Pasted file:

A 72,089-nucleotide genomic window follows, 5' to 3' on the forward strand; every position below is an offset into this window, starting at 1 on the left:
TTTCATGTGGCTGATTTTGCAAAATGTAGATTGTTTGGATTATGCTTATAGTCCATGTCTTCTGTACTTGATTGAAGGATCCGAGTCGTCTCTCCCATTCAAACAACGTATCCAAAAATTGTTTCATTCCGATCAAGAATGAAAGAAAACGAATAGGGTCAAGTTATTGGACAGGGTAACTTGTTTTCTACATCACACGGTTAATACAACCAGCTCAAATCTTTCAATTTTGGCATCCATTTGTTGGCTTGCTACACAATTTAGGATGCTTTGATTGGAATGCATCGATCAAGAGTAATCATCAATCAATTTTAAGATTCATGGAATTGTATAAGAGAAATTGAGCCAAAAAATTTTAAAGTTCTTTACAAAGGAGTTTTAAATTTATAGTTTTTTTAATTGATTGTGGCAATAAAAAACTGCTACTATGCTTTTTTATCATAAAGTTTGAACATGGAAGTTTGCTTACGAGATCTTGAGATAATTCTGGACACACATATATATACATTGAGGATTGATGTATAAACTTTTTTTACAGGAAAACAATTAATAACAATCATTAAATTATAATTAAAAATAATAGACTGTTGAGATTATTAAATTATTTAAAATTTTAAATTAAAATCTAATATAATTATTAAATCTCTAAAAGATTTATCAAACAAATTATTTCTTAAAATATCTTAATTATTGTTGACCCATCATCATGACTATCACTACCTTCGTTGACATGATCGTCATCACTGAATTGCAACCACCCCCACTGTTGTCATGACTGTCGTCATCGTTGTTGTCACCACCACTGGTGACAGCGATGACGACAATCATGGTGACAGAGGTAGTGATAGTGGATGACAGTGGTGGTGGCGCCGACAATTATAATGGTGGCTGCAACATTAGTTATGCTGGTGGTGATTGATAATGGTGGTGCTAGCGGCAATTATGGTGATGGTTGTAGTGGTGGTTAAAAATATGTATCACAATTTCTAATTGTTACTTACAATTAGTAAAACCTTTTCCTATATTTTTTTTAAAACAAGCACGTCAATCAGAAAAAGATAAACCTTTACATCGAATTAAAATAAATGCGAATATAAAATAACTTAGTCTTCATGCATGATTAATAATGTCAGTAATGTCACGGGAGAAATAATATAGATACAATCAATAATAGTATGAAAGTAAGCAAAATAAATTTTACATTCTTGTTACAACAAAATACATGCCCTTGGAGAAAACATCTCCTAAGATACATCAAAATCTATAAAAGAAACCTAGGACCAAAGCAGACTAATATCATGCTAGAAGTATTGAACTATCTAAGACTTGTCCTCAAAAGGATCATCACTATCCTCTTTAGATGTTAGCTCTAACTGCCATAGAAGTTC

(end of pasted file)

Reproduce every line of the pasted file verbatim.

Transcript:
A 72,089-nucleotide genomic window follows, 5' to 3' on the forward strand; every position below is an offset into this window, starting at 1 on the left:
TTTCATGTGGCTGATTTTGCAAAATGTAGATTGTTTGGATTATGCTTATAGTCCATGTCTTCTGTACTTGATTGAAGGATCCGAGTCGTCTCTCCCATTCAAACAACGTATCCAAAAATTGTTTCATTCCGATCAAGAATGAAAGAAAACGAATAGGGTCAAGTTATTGGACAGGGTAACTTGTTTTCTACATCACACGGTTAATACAACCAGCTCAAATCTTTCAATTTTGGCATCCATTTGTTGGCTTGCTACACAATTTAGGATGCTTTGATTGGAATGCATCGATCAAGAGTAATCATCAATCAATTTTAAGATTCATGGAATTGTATAAGAGAAATTGAGCCAAAAAATTTTAAAGTTCTTTACAAAGGAGTTTTAAATTTATAGTTTTTTTAATTGATTGTGGCAATAAAAAACTGCTACTATGCTTTTTTATCATAAAGTTTGAACATGGAAGTTTGCTTACGAGATCTTGAGATAATTCTGGACACACATATATATACATTGAGGATTGATGTATAAACTTTTTTTACAGGAAAACAATTAATAACAATCATTAAATTATAATTAAAAATAATAGACTGTTGAGATTATTAAATTATTTAAAATTTTAAATTAAAATCTAATATAATTATTAAATCTCTAAAAGATTTATCAAACAAATTATTTCTTAAAATATCTTAATTATTGTTGACCCATCATCATGACTATCACTACCTTCGTTGACATGATCGTCATCACTGAATTGCAACCACCCCCACTGTTGTCATGACTGTCGTCATCGTTGTTGTCACCACCACTGGTGACAGCGATGACGACAATCATGGTGACAGAGGTAGTGATAGTGGATGACAGTGGTGGTGGCGCCGACAATTATAATGGTGGCTGCAACATTAGTTATGCTGGTGGTGATTGATAATGGTGGTGCTAGCGGCAATTATGGTGATGGTTGTAGTGGTGGTTAAAAATATGTATCACAATTTCTAATTGTTACTTACAATTAGTAAAACCTTTTCCTATATTTTTTTTAAAACAAGCACGTCAATCAGAAAAAGATAAACCTTTACATCGAATTAAAATAAATGCGAATATAAAATAACTTAGTCTTCATGCATGATTAATAATGTCAGTAATGTCACGGGAGAAATAATATAGATACAATCAATAATAGTATGAAAGTAAGCAAAATAAATTTTACATTCTTGTTACAACAAAATACATGCCCTTGGAGAAAACATCTCCTAAGATACATCAAAATCTATAAAAGAAACCTAGGACCAAAGCAGACTAATATCATGCTAGAAGTATTGAACTATCTAAGACTTGTCCTCAAAAGGATCATCACTATCCTCTTTAGATGTTAGCTCTAACTGCCATAGAAGTTC